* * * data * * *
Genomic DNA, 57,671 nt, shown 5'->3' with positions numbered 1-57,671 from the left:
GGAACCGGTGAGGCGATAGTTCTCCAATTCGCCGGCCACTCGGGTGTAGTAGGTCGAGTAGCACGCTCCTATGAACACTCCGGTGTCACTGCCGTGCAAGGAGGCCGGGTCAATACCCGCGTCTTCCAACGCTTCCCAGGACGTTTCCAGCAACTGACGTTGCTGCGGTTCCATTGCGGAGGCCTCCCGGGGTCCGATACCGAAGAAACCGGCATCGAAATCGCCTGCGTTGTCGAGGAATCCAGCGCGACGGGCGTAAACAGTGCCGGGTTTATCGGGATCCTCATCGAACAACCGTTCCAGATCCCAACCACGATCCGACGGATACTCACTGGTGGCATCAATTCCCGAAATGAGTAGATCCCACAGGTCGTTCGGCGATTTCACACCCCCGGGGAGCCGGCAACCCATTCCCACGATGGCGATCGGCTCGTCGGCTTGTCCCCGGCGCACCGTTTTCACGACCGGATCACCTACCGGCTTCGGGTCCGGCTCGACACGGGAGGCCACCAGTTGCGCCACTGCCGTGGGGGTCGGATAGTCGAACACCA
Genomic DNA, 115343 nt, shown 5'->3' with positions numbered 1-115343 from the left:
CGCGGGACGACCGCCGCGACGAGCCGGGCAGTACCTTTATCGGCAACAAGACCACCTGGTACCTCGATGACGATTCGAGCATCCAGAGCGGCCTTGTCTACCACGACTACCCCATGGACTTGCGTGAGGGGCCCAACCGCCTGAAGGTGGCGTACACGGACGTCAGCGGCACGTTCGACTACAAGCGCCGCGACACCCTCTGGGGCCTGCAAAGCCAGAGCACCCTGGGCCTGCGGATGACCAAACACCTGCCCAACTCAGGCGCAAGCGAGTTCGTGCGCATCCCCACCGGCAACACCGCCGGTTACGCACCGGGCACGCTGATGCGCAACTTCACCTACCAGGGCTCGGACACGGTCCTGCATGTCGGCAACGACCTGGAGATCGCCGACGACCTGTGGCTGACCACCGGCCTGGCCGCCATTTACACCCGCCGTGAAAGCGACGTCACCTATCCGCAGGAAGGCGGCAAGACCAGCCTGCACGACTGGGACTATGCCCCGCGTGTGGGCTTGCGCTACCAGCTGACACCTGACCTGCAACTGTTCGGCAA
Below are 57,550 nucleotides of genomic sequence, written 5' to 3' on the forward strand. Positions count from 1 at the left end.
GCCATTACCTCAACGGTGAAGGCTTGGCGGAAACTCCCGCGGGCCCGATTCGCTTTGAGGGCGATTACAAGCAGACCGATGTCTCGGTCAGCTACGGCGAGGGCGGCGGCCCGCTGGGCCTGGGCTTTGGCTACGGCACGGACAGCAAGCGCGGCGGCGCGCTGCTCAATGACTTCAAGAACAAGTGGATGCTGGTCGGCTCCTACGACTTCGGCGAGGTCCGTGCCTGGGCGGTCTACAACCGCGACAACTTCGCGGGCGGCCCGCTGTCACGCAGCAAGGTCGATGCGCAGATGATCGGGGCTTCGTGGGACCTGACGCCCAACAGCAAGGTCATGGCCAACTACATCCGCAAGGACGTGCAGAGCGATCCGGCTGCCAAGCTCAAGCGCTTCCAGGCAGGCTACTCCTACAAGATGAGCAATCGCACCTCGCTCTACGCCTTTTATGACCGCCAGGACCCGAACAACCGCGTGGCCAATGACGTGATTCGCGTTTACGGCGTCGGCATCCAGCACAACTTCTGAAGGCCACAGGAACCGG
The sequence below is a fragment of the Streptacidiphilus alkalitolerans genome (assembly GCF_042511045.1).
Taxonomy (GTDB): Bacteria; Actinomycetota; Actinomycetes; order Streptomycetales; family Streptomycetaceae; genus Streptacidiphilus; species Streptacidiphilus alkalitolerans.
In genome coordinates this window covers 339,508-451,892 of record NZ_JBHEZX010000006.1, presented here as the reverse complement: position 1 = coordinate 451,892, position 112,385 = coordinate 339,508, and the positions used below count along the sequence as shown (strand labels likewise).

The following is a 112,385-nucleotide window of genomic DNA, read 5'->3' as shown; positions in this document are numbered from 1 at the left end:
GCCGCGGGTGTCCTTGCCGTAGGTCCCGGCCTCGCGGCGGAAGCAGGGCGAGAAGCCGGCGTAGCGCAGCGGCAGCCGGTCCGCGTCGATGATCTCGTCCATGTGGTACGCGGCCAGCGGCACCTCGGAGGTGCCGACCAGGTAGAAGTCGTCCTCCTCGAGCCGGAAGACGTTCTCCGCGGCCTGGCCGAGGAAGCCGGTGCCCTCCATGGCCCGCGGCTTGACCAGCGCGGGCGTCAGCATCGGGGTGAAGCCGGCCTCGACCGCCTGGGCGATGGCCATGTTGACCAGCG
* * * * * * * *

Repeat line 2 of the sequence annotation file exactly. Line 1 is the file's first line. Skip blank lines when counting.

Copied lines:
GGAACCGGTGAGGCGATAGTTCTCCAATTCGCCGGCCACTCGGGTGTAGTAGGTCGAGTAGCACGCTCCTATGAACACTCCGGTGTCACTGCCGTGCAAGGAGGCCGGGTCAATACCCGCGTCTTCCAACGCTTCCCAGGACGTTTCCAGCAACTGACGTTGCTGCGGTTCCATTGCGGAGGCCTCCCGGGGTCCGATACCGAAGAAACCGGCATCGAAATCGCCTGCGTTGTCGAGGAATCCAGCGCGACGGGCGTAAACAGTGCCGGGTTTATCGGGATCCTCATCGAACAACCGTTCCAGATCCCAACCACGATCCGACGGATACTCACTGGTGGCATCAATTCCCGAAATGAGTAGATCCCACAGGTCGTTCGGCGATTTCACACCCCCGGGGAGCCGGCAACCCATTCCCACGATGGCGATCGGCTCGTCGGCTTGTCCCCGGCGCACCGTTTTCACGACCGGATCACCTACCGGCTTCGGGTCCGGCTCGACACGGGAGGCCACCAGTTGCGCCACTGCCGTGGGGGTCGGATAGTCGAACACCA